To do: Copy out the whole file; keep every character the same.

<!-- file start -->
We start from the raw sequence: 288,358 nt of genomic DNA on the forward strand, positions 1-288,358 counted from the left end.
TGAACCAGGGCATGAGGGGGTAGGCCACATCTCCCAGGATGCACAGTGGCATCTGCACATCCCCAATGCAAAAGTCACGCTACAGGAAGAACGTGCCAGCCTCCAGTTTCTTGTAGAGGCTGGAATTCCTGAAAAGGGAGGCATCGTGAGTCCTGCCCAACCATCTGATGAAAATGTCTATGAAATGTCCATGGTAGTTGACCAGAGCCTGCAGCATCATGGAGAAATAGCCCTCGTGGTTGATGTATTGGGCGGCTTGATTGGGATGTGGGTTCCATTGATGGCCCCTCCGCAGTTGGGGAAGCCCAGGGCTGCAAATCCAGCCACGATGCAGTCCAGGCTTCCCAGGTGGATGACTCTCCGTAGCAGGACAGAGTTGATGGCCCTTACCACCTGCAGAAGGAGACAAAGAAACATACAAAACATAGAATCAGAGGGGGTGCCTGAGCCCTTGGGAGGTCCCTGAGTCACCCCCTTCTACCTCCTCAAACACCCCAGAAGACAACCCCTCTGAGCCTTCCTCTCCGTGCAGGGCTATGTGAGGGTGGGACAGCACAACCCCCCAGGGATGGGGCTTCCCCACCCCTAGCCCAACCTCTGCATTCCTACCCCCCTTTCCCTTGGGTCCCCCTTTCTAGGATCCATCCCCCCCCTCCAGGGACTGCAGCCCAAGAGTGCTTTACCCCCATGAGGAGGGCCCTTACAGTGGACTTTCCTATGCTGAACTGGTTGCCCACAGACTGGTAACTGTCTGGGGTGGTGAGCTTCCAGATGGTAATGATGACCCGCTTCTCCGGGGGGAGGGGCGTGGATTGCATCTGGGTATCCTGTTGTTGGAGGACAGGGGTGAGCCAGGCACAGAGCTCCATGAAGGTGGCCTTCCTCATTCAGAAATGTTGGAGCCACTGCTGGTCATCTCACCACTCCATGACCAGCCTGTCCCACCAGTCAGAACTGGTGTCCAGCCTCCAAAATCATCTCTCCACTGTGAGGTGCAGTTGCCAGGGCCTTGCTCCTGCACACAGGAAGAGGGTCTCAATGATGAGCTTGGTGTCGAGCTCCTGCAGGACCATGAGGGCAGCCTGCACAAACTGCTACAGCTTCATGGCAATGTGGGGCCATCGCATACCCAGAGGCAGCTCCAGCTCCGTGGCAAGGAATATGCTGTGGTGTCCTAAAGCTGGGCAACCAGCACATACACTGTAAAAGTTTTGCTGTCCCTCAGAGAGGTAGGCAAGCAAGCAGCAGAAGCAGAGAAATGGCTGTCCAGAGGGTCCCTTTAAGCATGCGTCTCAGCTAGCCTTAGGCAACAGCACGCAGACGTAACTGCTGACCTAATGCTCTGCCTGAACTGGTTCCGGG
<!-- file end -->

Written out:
We start from the raw sequence: 288,358 nt of genomic DNA on the forward strand, positions 1-288,358 counted from the left end.
TGAACCAGGGCATGAGGGGGTAGGCCACATCTCCCAGGATGCACAGTGGCATCTGCACATCCCCAATGCAAAAGTCACGCTACAGGAAGAACGTGCCAGCCTCCAGTTTCTTGTAGAGGCTGGAATTCCTGAAAAGGGAGGCATCGTGAGTCCTGCCCAACCATCTGATGAAAATGTCTATGAAATGTCCATGGTAGTTGACCAGAGCCTGCAGCATCATGGAGAAATAGCCCTCGTGGTTGATGTATTGGGCGGCTTGATTGGGATGTGGGTTCCATTGATGGCCCCTCCGCAGTTGGGGAAGCCCAGGGCTGCAAATCCAGCCACGATGCAGTCCAGGCTTCCCAGGTGGATGACTCTCCGTAGCAGGACAGAGTTGATGGCCCTTACCACCTGCAGAAGGAGACAAAGAAACATACAAAACATAGAATCAGAGGGGGTGCCTGAGCCCTTGGGAGGTCCCTGAGTCACCCCCTTCTACCTCCTCAAACACCCCAGAAGACAACCCCTCTGAGCCTTCCTCTCCGTGCAGGGCTATGTGAGGGTGGGACAGCACAACCCCCCAGGGATGGGGCTTCCCCACCCCTAGCCCAACCTCTGCATTCCTACCCCCCTTTCCCTTGGGTCCCCCTTTCTAGGATCCATCCCCCCCCTCCAGGGACTGCAGCCCAAGAGTGCTTTACCCCCATGAGGAGGGCCCTTACAGTGGACTTTCCTATGCTGAACTGGTTGCCCACAGACTGGTAACTGTCTGGGGTGGTGAGCTTCCAGATGGTAATGATGACCCGCTTCTCCGGGGGGAGGGGCGTGGATTGCATCTGGGTATCCTGTTGTTGGAGGACAGGGGTGAGCCAGGCACAGAGCTCCATGAAGGTGGCCTTCCTCATTCAGAAATGTTGGAGCCACTGCTGGTCATCTCACCACTCCATGACCAGCCTGTCCCACCAGTCAGAACTGGTGTCCAGCCTCCAAAATCATCTCTCCACTGTGAGGTGCAGTTGCCAGGGCCTTGCTCCTGCACACAGGAAGAGGGTCTCAATGATGAGCTTGGTGTCGAGCTCCTGCAGGACCATGAGGGCAGCCTGCACAAACTGCTACAGCTTCATGGCAATGTGGGGCCATCGCATACCCAGAGGCAGCTCCAGCTCCGTGGCAAGGAATATGCTGTGGTGTCCTAAAGCTGGGCAACCAGCACATACACTGTAAAAGTTTTGCTGTCCCTCAGAGAGGTAGGCAAGCAAGCAGCAGAAGCAGAGAAATGGCTGTCCAGAGGGTCCCTTTAAGCATGCGTCTCAGCTAGCCTTAGGCAACAGCACGCAGACGTAACTGCTGACCTAATGCTCTGCCTGAACTGGTTCCGGG